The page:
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Voids in oak

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Forum topic by AandCstyle posted 483 days ago 797 views 1 time favorited 20 replies Add to Favorites Watch
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AandCstyle

1288 posts in 890 days


483 days ago

Topic tags/keywords: oak

I have a piece of white oak that I want to use. Unfortunately, it has some voids in it. They are only on one face of the piece meaning that they don’t go all the way through. I seem to recall that the piece can be stabilized by filling the voids with glue or glue and sanding dust. Any particular type of glue? Is anyone aware of this and able to fill in the voids in my memory? :) Also, to satisfy my curiosity, is there a proper term used in woodworking to describe this?

Thanks for any assistance.

-- Art


20 replies so far

View madts's profile

madts

1247 posts in 972 days


#1 posted 483 days ago

I would add some oak flour to some 5 minute epoxy and cram it into the checks, and never look back.

-- Thor and Odin are still the greatest of Gods.

View Alongiron's profile

Alongiron

402 posts in 1326 days


#2 posted 483 days ago

Art

That would be called a “Check” in the wood.

Here is an article that I bookmarked some time ago about these and other “problem areas” in wood floors but it can be used to help here.

http://hardwoodfloorsmag.com/articles/article.aspx?articleid=1552&zoneid=1

Madts is right spot on about the solution

-- Measure twice and cut once.....

View MisterBill's profile

MisterBill

337 posts in 884 days


#3 posted 483 days ago

What I’ve done with similar cracks is to first apply masking tape around the perimeter of the crack or check. This is to limit how far the epoxy spreads and to reduce the amount of sanding that you will have to do later. Next mix up the oak flour and 5 minute epoxy and apply it over the voids. Now cover the epoxy with a piece of waxpaper. Put a caul over the waxpaper and clamp the caul to your good piece of wood. The clamping pressure will force the epoxy/saw dust mixture into the voids.

View Bill White's profile

Bill White

3415 posts in 2593 days


#4 posted 483 days ago

Yep. Epoxy, and color/fill as ya wish.
Bill

-- bill@magraphics.us

View AandCstyle's profile

AandCstyle

1288 posts in 890 days


#5 posted 483 days ago

Thanks for the replies. It appears that my memory was sorta, kinda close. :) I was thinking cyanoacrylate glue for some reason. Steve, that is an interesting article; previously, I had only thought of checking in end grain. MisterBill, that is a good suggestion. I would probably have tried to apply it with a putty knife.

When I finish this project, I will post pix.

-- Art

View gfadvm's profile

gfadvm

10737 posts in 1323 days


#6 posted 483 days ago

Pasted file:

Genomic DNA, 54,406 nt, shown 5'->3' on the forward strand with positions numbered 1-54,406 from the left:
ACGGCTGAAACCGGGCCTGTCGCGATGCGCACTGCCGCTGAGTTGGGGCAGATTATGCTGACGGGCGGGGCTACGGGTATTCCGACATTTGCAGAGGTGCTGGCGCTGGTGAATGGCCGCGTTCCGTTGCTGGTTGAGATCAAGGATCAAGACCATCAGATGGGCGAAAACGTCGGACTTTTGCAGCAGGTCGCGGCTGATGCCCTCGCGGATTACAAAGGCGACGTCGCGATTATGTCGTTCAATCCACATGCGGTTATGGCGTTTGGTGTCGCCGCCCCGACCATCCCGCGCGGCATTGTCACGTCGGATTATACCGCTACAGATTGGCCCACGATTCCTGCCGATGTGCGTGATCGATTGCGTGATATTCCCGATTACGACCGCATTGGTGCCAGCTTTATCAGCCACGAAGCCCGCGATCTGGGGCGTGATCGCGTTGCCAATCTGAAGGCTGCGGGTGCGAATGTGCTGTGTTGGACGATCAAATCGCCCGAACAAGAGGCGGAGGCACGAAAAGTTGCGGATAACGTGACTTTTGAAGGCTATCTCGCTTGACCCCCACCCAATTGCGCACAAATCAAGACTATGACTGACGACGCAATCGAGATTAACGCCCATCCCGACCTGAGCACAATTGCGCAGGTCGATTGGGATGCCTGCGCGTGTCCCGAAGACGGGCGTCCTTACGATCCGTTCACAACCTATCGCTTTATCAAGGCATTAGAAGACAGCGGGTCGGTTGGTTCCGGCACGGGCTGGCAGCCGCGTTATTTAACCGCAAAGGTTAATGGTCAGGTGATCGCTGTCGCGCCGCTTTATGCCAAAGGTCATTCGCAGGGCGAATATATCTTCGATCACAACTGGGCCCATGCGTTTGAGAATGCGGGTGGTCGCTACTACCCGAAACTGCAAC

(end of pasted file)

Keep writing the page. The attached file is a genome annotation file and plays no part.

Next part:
Art, Thanks for posting this. The railroad dunnage I worked with recently had a lot of these ‘checks’. I just filled them with Timbermate grain filler but was concerned with the permanence of that fix. It’s a LOT quicker and easier than epoxy but probably doesn’t work as well.

-- " I'll try to be nicer, if you'll try to be smarter" gfadvm

View AandCstyle's profile

AandCstyle

1288 posts in 890 days


#7 posted 483 days ago

Andy, sharing info and knowledge is what it is all about. I hope your project holds up well.

-- Art

View gfadvm's profile

gfadvm

10737 posts in 1323 days


#8 posted 483 days ago

That’s why this is such a great site: sharing info and knowledge with like minded people.

-- " I'll try to be nicer, if you'll try to be smarter" gfadvm

View MisterBill's profile

MisterBill

337 posts in 884 days


#9 posted 482 days ago

One other good trick is to mix your epoxy in the inside corner of a sandwich bag. When you are ready to apply it, make a small cut in the corner off of the bag and use it similar to a cake icer.

View Brandon's profile

Brandon

4138 posts in 1584 days


#10 posted 482 days ago

MisterBill, does that actually work with epoxy? I use that method all the time with other stuff, but epoxy will melt thin plastics—I mixed it once in a dixie cup and that was almost an epic failure.

-- "hold fast to that which is good"

View HorizontalMike's profile

HorizontalMike

6925 posts in 1546 days


#11 posted 482 days ago

The only thing I would add is to use a 1in paint spatula/scraper to help force the epoxy/glue into the void. I have even used a paperclip tip on occasion to get the glue/epoxy down into the groove before it sets up (and use clamps of course). My 2-cents…

-- HorizontalMike -- "Woodpeckers understand..."

View MisterBill's profile

MisterBill

337 posts in 884 days


#12 posted 482 days ago

Brandon,

The method that I described works fine with a plastic sandwich bag. I have never had a problem with it. It is is a neat (clean) way to apply epoxy and there is practically no mess involved.

MisterBill

View DS's profile

DS

2131 posts in 1053 days


#13 posted 482 days ago

If this board is already to your finished dimensions then all of the above advice is good.

If it is still oversized, or rough cut, you can rip the board at the area of the check, joint it and then reglue it back together. The grain will match nicely with no fillers and no more check.

You would need to be careful to use a splitter, or riving knife when you rip this board since the check indicates internal stresses during the drying of this board.

-- "Hard work is not defined by the difficulty of the task as much as a person's desire to perform it.", DS251

View AandCstyle's profile

AandCstyle

1288 posts in 890 days


#14 posted 482 days ago

More good suggestions. My thanks to everyone!

-- Art

View NewEnglandsWoodWorks's profile

NewEnglandsWoodWorks

117 posts in 1234 days


#15 posted 482 days ago

Just put some normal wood glue in it and rub some sawdust in.

-- Brett

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